Compulsions are a key symptom of obsessive compulsive disorder (OCD). At one time or another, we've all double-checked that we locked the front door, knocked on wood to ward off disaster, or adjusted a picture a couple of times until it was hanging perfectly. While most people go about their daily lives without giving these experiences a second thought, if you have obsessive compulsive disorder (OCD) compulsions such as these can take over your life and become a source of disability.
What Are Compulsions?
Behaviors that you repeat over and over again are compulsions. For instance, you might have to repeatedly check to make sure that the front door is locked or that the stove is turned off. These are behaviors that you feel you must carry out over and over, often for hours on end. For example, if you are obsessed with contamination, you might wash your hands over and over again. Other common types of compulsions include cleaning, counting, checking, requesting or demanding reassurance, repeating phrases or sequences of words, and ensuring order and symmetry.
Compulsions are aimed at getting rid of your anxiety or to try to stop a feared situation, such as the death of a loved one, from happening. Of course, compulsions are often unrealistic solutions to the problems they are supposed to prevent. For example, it is unlikely (if not impossible) that folding laundry in a particular way or counting up to a particular number could ever prevent the death of a loved one. If you have OCD, you usually have insight into the fact that the compulsion has little to do with the actual event, but feel an intense need to carry out the compulsion anyway.
Compulsions are usually so debilitating that you have difficulty keeping up at work or maintaining personal relationships. In addition, although any intimate relationship has its ups and downs, dating someone with OCD who has severe and unmanaged compulsions can present some additional challenges.
Because of the repetitive nature of many OCD symptoms, there has been some suggestion that people with OCD may experience some sort of problem with memory and simply forget that they’ve already carried out their compulsion, although research to date has been mostly inconclusive.
Compulsions and OCD Spectrum Disorders
There are a number of other disorders that, while not technically meeting the DSM diagnostic criteria for OCD, have very similar symptoms and fall within the so-called OCD spectrum. This spectrum captures different clusters of symptoms that are reminiscent of, but not exactly the same as, OCD. Often (but not always) the only difference between OCD and a given OCD spectrum disorder is the specific focus of the obsessions and/or compulsions.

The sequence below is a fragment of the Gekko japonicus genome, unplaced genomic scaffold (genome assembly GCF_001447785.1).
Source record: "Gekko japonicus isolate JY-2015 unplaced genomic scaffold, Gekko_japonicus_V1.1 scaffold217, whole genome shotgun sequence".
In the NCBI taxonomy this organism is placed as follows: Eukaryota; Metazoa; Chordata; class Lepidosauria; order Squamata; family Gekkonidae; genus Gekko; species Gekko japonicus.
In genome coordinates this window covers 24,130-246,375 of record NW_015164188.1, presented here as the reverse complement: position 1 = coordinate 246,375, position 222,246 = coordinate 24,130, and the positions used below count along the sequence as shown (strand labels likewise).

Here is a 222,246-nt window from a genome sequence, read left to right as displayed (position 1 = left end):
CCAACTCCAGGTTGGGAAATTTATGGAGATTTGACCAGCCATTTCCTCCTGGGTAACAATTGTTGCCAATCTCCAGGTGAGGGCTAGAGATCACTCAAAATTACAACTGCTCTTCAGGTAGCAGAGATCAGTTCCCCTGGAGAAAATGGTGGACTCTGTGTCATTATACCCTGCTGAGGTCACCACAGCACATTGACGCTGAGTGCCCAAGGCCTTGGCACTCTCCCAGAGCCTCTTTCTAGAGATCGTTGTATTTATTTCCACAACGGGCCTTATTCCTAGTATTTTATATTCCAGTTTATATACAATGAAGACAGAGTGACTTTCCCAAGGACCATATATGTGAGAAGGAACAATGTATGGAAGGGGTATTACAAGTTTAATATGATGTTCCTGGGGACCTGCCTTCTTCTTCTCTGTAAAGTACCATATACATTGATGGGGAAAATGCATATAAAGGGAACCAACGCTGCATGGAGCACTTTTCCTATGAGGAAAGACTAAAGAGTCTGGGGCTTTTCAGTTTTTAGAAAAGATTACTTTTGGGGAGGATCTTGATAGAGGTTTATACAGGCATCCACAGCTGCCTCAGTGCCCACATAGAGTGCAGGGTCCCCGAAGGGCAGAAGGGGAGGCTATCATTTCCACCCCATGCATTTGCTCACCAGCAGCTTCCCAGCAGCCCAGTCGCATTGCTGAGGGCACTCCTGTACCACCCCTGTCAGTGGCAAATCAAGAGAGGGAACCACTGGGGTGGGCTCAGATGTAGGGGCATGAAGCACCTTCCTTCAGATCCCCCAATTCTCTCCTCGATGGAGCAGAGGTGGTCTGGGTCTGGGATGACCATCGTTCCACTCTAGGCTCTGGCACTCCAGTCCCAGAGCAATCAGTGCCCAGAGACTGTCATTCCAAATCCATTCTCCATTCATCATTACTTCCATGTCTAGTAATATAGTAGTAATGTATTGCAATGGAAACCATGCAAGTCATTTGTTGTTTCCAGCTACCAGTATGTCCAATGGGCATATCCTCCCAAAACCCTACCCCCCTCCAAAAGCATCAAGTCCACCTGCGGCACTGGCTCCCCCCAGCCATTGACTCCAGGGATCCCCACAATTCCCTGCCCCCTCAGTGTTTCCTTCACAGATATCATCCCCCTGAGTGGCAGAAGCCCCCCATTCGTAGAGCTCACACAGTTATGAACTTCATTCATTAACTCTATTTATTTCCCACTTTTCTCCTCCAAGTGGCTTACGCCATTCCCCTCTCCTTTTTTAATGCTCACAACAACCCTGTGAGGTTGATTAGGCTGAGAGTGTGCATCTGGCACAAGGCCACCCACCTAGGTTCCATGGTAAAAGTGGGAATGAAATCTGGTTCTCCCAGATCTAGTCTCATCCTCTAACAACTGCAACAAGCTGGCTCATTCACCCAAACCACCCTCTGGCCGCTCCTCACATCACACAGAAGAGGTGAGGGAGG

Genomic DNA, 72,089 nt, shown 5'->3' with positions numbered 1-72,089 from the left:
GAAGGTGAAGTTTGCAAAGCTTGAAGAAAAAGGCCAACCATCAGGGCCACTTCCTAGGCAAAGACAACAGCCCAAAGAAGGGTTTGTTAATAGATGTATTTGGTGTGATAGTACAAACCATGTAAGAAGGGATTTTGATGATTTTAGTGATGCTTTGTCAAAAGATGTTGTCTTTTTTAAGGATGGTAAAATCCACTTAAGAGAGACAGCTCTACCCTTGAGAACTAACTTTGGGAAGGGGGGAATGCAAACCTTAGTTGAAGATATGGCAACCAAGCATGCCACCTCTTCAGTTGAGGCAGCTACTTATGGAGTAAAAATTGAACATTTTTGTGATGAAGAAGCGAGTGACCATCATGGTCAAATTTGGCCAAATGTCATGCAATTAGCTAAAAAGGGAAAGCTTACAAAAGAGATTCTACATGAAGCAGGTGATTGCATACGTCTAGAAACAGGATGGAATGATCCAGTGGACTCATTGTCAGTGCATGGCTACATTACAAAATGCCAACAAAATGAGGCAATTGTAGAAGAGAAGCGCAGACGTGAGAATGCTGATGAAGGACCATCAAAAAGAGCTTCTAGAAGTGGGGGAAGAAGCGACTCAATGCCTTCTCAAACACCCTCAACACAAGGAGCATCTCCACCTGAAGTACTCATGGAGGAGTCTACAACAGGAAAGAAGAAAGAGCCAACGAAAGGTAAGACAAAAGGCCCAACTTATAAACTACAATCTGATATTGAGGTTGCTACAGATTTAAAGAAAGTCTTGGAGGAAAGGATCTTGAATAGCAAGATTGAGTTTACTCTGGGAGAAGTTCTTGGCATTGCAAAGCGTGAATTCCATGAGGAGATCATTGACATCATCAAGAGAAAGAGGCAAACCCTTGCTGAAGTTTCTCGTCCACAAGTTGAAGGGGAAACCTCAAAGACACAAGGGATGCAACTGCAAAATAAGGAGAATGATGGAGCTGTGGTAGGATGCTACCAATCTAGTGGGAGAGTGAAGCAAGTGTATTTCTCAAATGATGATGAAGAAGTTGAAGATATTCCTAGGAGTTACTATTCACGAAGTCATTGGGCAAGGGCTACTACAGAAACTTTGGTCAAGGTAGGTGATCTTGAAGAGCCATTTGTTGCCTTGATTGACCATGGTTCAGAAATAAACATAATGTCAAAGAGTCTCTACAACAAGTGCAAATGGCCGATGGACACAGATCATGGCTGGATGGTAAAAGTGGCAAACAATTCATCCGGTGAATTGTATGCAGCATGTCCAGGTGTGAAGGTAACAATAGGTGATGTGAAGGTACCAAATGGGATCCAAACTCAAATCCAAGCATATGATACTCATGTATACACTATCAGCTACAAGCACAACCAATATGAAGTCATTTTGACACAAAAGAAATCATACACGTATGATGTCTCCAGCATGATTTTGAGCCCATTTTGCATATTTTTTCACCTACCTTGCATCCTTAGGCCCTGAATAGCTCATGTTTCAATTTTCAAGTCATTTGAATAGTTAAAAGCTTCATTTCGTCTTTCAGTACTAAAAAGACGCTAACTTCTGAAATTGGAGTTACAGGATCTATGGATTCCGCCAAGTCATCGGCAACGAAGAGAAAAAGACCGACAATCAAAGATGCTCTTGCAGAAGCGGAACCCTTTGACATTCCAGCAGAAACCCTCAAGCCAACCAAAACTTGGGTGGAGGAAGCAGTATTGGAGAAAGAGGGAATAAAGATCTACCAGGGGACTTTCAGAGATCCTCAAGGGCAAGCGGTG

For example, people with pathologic skin picking compulsively pick their skin to remove small irregularities such as moles or freckles. Although classified as an impulse control disorder it has been suggested that skin picking is related to OCD.
In another example, people affected by trichotillomania repeatedly pull out their hair from any part of the body for non-cosmetic reasons.
Treatment of Compulsions
Compulsions are treated effectively with both medication and psychotherapy. Medical treatment of OCD has focused on drugs called serotonin reuptake inhibitors (SSRIs). Well-known SSRIs include Prozac (Fluoxetine), Zoloft (Sertraline), and Paxil (Paroxetine). Anafranil (Clomipramine), a tricyclic antidepressant, also may be used to treat OCD.
Psychological therapies are effective treatments for reducing the frequency and intensity of symptoms of OCD. Effective psychological treatments for OCD emphasize changes in behavior and/or thoughts. When appropriate, psychotherapy can be done alone or combined with medication. The two main types of psychological therapies for OCD are cognitive behavioral therapy (CBT) and exposure and response prevention (ERP) therapy. ERP is particularly effective for treatment of compulsions.
Habit reversal training is a behavioral therapy that is effective in reducing tics associated with Tourette’s syndrome as well as troublesome behaviors associated with so-called impulse control disorders.
American Psychiatric Association. "Diagnostic and Statistical Manual of Mental Disorders, 4th ed., text revision" 2000 Washington, DC: Author.